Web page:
CHIEF JUSTICE ROBERTS: There were a bunch of us. As part of the judicial selection process, a bunch of people would interview candidates for judgeships and we'd ask different things.
I always tried to ask a question, a trick question of some kind, where they would think the answer you wanted, the more politically appealing answer, from your point of view, was one thing, but the answer that the law required was something else, and, of course, I always wanted to make sure that these were people who would give the answer that the law required and not perhaps the more politically appealing answer. So you'd try to find different questions that would bring that out. You'd ask other simple questions, like who their favorite justice was. That's a common question. There are no right answers, but you want to try to see if this is someone who understands the differences and perspectives of different justices and if they have a favorite, they have a good reason for it and can defend it.
CRAWFORD GREENBURG: Now do you remember interviewing Sam Alito?
CHIEF JUSTICE ROBERTS: I do, I do, yes, when he was up for the Court of Appeals in Philadelphia.
CRAWFORD GREENBURG: Do you remember who he said his favorite justice was?
CHIEF JUSTICE ROBERTS: He said it was Justice Rehnquist, which was a good answer, for me. But, you know, he also had good reasons for that, as well.
CRAWFORD GREENBURG: And what would you say if someone asked you that question?
CHIEF JUSTICE ROBERTS: You know, they did ask me that question a little over a year ago during the hearings and I find it hard to pick one justice. There are different attributes of different justices that I admire.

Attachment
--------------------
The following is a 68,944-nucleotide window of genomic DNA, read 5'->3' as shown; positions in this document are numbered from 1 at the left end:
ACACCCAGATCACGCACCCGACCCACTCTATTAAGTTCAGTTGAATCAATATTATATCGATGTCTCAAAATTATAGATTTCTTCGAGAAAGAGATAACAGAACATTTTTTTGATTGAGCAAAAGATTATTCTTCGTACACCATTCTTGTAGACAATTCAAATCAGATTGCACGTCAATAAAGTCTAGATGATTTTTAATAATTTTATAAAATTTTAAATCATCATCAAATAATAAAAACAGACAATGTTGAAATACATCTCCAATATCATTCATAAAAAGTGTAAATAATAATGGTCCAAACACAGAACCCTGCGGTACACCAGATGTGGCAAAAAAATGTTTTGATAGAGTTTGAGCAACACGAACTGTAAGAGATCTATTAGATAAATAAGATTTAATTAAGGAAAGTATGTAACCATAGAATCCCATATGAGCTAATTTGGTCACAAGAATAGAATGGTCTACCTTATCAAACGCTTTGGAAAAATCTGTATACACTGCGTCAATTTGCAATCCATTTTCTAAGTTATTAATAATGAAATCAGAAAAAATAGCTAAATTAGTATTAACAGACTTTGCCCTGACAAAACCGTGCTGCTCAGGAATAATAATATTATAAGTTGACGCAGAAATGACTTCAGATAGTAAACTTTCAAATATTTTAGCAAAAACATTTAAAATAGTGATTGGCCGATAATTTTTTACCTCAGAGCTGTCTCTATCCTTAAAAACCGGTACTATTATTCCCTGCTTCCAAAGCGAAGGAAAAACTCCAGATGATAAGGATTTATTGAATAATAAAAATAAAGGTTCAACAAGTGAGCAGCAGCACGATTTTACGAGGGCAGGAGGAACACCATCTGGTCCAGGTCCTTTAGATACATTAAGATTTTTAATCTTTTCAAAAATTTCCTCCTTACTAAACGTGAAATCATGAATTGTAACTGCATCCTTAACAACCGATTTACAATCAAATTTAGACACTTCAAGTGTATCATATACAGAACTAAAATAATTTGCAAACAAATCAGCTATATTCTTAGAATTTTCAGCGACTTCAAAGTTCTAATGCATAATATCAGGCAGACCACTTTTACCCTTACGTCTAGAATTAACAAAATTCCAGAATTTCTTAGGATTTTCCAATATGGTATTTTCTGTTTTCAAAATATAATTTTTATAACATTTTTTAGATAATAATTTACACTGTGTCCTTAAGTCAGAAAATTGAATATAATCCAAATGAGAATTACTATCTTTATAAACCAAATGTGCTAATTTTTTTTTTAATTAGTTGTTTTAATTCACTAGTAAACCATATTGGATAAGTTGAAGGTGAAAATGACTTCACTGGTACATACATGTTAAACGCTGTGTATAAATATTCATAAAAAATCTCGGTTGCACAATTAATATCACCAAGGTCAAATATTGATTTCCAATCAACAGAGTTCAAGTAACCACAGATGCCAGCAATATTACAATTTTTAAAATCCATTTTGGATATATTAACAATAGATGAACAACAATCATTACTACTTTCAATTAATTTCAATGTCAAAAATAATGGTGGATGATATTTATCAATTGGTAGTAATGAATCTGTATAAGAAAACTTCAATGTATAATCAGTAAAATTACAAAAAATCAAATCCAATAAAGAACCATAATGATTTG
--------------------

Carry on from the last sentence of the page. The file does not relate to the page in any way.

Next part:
I wish I could write as well as Justice Jackson writes. I wish I had as a prodigious an intellect as someone like Frankfurter or Holmes. I wish I was as good at bringing people together as both Justice Brennan and Justice Rehnquist were. But pulling all those different things together in one package is a lot to ask and I certainly don't think I can do that, but there are a lot of models to emulate in those different areas.
CRAWFORD GREENBURG: Now during your hearings, you said that you didn't think courts should solve all of society's problems, that they should have a more restrained view. Why not? You've got these smart people, you're up there on the bench and some of these are really hard questions.
CHIEF JUSTICE ROBERTS: Well, you know, it gets back to something I mentioned earlier about last week when we voted. Think back to the framers who drafted the Constitution. These were people who literally risked everything to gain the right to govern themselves, certainly risked all their material well-being and risked their lives in the struggle for independence.
And the thought that the first thing they would do when they got around to drafting a Constitution would be to say, 'Let's take all the hard issues in our society and let's turn them over to nine unelected people who aren't politically accountable and let them decide,' that would have been the farthest thing from their mind.
I have enormous respect for the authority carried by the people across the street in Congress. Hundreds of thousands of people, millions of people have voted for them and put their confidence in their judgment.